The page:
We hit the track again for Dalton’s GTO – called Holey Goat, for obvious reasons – in June 2021, when Junkyard Gold’s Steve Magnante sent HOT ROD a massive slew of auction photos that included the 1970 Pontiac GTO in question. When news of Haynie’s treasure hit Dalton, he must have taken a look at Spanky’s Freedom Car Auctions site where it was listed. The many Mopars in Haynie’s hoard were certainly cool, but it was the bullet-riddled 1970 Pontiac GTO that prompted Dalton to make a jaw-dropping $200 bid. “The bid was $7, but I’m like, let’s put a bid on it, say $200. Two weeks later, I get a notification on my phone that says, ‘Congratulations! You won a 1970 GTO!” and I’m like, ‘what are you talking about?'” On the one hand, $200 might not seem like a lot for an iconic muscle car like a GTO, but on the other hand, the damage to the Pontiac was so extensive that no rational person could ever hope to restore it. This, of course, assumes two things: that your definition of catering matches everyone else’s and that you are a rational person.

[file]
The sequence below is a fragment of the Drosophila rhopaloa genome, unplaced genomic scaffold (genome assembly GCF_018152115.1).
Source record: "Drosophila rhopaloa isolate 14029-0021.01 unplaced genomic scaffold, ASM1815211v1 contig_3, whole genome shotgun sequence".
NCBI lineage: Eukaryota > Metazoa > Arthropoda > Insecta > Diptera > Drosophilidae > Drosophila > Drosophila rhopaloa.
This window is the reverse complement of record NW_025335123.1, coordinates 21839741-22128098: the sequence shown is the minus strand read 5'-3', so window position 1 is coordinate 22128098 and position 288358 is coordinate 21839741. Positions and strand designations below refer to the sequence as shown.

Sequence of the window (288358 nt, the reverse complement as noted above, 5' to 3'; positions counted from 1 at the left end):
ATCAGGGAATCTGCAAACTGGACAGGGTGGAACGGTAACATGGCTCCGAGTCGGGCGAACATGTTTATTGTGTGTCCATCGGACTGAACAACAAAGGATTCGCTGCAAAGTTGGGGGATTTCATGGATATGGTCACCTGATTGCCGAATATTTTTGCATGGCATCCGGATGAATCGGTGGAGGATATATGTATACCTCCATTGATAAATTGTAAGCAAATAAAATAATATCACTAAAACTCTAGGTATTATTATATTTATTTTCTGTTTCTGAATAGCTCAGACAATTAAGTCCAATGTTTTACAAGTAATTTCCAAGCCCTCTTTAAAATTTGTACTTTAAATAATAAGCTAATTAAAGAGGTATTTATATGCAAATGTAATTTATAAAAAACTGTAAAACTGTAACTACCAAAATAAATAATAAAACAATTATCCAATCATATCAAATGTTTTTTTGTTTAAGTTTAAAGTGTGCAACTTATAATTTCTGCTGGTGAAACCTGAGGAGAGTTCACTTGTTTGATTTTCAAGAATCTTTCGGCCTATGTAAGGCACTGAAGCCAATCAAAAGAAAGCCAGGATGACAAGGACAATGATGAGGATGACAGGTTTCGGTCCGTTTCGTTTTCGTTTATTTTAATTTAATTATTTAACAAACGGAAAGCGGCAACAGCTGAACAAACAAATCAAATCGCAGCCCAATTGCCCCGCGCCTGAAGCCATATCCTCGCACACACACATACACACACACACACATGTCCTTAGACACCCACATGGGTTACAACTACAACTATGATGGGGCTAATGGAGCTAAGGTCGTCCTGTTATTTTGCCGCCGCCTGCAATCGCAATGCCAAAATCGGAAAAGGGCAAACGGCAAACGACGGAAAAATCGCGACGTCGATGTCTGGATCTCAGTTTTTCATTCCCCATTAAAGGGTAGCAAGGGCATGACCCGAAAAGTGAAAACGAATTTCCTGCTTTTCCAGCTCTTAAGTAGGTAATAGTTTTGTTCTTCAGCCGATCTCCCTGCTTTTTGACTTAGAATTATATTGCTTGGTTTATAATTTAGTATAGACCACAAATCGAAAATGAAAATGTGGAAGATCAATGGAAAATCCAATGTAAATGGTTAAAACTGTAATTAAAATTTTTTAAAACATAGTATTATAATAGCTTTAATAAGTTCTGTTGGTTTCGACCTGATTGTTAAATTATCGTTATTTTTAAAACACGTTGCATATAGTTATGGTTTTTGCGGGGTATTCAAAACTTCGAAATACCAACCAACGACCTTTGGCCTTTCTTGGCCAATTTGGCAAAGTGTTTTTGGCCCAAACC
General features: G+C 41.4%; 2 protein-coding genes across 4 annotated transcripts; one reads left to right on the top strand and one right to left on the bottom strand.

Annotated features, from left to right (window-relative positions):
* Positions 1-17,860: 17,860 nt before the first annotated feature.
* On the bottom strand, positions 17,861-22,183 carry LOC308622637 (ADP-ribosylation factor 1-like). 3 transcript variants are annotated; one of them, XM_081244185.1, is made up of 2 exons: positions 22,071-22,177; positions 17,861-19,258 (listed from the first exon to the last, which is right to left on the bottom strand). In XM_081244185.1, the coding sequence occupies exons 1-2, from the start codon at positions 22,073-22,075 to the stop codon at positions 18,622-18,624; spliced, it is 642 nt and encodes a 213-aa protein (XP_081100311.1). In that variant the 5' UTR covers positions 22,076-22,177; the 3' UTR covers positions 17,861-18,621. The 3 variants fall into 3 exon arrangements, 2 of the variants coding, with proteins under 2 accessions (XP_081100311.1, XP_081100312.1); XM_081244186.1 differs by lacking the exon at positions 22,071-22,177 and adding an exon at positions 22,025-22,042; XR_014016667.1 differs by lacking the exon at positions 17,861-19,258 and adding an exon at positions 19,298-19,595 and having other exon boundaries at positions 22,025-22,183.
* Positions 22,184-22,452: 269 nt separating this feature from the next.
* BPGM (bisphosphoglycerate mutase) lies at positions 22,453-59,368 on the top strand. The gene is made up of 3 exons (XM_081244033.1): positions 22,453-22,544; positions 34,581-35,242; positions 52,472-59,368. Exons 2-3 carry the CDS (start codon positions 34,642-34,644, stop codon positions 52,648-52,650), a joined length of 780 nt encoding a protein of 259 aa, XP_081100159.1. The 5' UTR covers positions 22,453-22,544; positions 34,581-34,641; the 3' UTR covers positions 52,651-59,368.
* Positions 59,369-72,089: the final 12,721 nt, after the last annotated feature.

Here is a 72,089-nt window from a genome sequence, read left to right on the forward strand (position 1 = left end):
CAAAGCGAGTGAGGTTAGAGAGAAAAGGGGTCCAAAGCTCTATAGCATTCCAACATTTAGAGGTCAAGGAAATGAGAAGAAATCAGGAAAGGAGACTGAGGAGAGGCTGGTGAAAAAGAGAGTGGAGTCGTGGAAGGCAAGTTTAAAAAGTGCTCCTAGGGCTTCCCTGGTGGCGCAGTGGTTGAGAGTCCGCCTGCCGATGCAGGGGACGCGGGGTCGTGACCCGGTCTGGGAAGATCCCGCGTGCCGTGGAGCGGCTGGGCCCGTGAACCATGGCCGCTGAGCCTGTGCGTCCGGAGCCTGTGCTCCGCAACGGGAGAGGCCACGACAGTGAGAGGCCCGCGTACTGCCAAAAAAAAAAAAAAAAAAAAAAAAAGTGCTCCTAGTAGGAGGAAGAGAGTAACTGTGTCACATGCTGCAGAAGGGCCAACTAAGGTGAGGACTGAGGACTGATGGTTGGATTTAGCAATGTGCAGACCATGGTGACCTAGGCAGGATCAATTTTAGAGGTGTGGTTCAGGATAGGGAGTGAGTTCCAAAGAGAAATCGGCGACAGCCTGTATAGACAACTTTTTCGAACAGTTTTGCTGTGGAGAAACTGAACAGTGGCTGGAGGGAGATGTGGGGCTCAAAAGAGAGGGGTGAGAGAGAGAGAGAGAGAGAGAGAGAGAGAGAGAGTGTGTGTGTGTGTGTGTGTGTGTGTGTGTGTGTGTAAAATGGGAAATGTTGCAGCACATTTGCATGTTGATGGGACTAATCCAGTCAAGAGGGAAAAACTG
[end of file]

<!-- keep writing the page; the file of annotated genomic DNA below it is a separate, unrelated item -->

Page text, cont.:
Dalton sums it up with the characteristic tongue-in-cheek sarcasm that has become his trademark: “I’m a moron.” (If you have a quick 55 minutes, you should watch Dalton’s collection of 23 Holey Goat build episodes here.) But what good hot-rodder hasn’t at some point realized the folly of a bad decision long after it’s too late? When it arrived in Texas, the Pontiac looked bad. So much lead had entered its body that it defied logic that the car could even be moved in one piece, but not so much that a cactus fell from the vehicle as it was meticulously loaded into the back of the trailer from Dalton – with a forklift. (The cactus, which still grows from the ground where the driver’s seat used to be, will later make its GTO debut at the ISCA Autorama World of Wheels car show in Kansas City in March 2022.) Equal parts crime scene, archaeological dig and restoration project, the GTO would be transformed by Dalton and JD from a non-running cart case to a running and burnout-producing cart case in just five months.